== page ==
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Gateway EDI

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Healthcare providers trust Gateway EDI's complete support system of people and tools to maximize their revenue and increase cash flow.

More than 200,000 providers trust Gateway EDI's medical claims processing solutions to simplify claims reimbursement and revenue management. We offer electronic claims processing, real-time eligibility verification, point-and-click access to identify and recover missing revenue, automated secondary claims and electronic remittance advice and tools that ease patient payment collection.

Gateway EDI began in 1983 with one idea: to streamline medical practice operations. Today, we're one of the fastest-growing Electronic Data Interchange (EDI) clearinghouses in the country.

Of course, much has changed in claims processing and office operations. But we're committed as ever to giving our clients the latest tools and technology they need to tackle the revenue challenges they face today - and will face tomorrow.

What can I do to prepare for ICD-10-CM?

  • Start early. Physicians, coders and other health care personnel will need significant education and training in order to complete full implementation of this major code change.
  • Prepare for clerical changes. The ICD-10 set will include changing alphanumeric codes and restructuring chapters or categories of the current ICD book.
  • Prepare for detail expansions. Along with clerical changes, the ICD-10 set may expand the detailing of conditions to accommodate more specific varieties of illness and injury.
  • Talk to colleagues and any partners who use ICD codes. Discuss how the ICD-10 codes will affect different types of care, from inpatient and outpatient visits to psychological care, home health care, and drug and alcohol services.

Will ICD-10 affect the Current Procedural Terminology (CPT) codes for physician services?

No. Current Procedural Terminology (CPT) will remain the coding system for physician services.

Why is the United States moving to ICD-10-CM?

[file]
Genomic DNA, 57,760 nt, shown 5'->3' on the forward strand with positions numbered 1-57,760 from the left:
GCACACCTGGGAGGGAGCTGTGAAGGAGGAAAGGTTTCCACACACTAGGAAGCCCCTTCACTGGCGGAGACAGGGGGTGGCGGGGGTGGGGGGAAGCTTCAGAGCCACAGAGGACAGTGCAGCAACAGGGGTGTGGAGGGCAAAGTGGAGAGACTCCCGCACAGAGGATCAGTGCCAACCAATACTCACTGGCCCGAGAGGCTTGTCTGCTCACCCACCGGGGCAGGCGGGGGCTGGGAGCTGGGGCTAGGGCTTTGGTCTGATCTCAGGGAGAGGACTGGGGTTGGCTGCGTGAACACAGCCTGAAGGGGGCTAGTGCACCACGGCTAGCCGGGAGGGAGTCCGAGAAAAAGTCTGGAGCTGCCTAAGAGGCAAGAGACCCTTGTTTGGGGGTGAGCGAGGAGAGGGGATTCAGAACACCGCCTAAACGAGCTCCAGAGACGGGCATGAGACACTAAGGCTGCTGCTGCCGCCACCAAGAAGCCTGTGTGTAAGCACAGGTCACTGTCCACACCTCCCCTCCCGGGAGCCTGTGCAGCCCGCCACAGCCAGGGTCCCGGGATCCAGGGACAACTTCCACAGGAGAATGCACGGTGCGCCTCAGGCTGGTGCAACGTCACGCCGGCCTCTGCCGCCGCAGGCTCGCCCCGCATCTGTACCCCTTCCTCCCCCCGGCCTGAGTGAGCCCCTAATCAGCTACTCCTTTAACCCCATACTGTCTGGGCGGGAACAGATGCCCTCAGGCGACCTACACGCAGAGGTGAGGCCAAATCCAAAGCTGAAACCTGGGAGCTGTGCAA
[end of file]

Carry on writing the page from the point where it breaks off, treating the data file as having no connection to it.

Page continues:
ICD-9-CM first and foremost is out of space for meeting current and future requirements. Because the classification is organized scientifically, each three-digit category only holds up to 10 subcategories and most numbers in the categories have been assigned diagnoses. As medical science continues to make new discoveries, there are no number categories available to assign the associated diagnoses.

In addition, more detailed coding is available in ICD-10-CM to enable better analysis of disease patterns and treatment outcomes. This improvement can aid in advancing U.S. medical care, as well as streamlining claims submissions by making the initial claim much easier for payers to understand the services provided.

When will ICD-10-CM and ICD-10-PCS be implemented?

The implementation date for all ICD-10 codes is October 1, 2014, however transition plans need to factor in related changes that precede this deadline. These include the implementation of the updated X12 standard, Version 5010, and the National Council for Prescription Drug Programs standard, Version D.0, for electronic transactions such as health care claims. Version 5010 is essential for use of the ICD-10 codes.

How will codes be different with ICD-10?

While the current ICD-9 codes are mostly numeric, the new ICD-10 codes will be alphanumeric, beginning with a letter and include a mix of numbers and letters thereafter. ICD-9 lacks the space and flexibility demanded by the growing number of diagnoses from medical advancements and an increased need for specificity. By allowing for greater specificity, claims will contain better documentation of severity and better analysis of disease patterns and treatment outcomes.

What is ICD-10?

ICD-10 is a diagnostic coding system implemented by the World Health Organization (WHO) in 1993 to replace ICD-9, which was developed by WHO in the 1970s. The U.S. clinical modification of ICD-10, ICD-10-CM, is the code set scheduled to replace ICD-9-CM, our current U.S. diagnostic code set. This change also includes ICD-10-PCS, for the "procedural coding system," which will also be adopted in the United States and will replace Volume 3 of ICD-9-CM as the inpatient procedural coding system.

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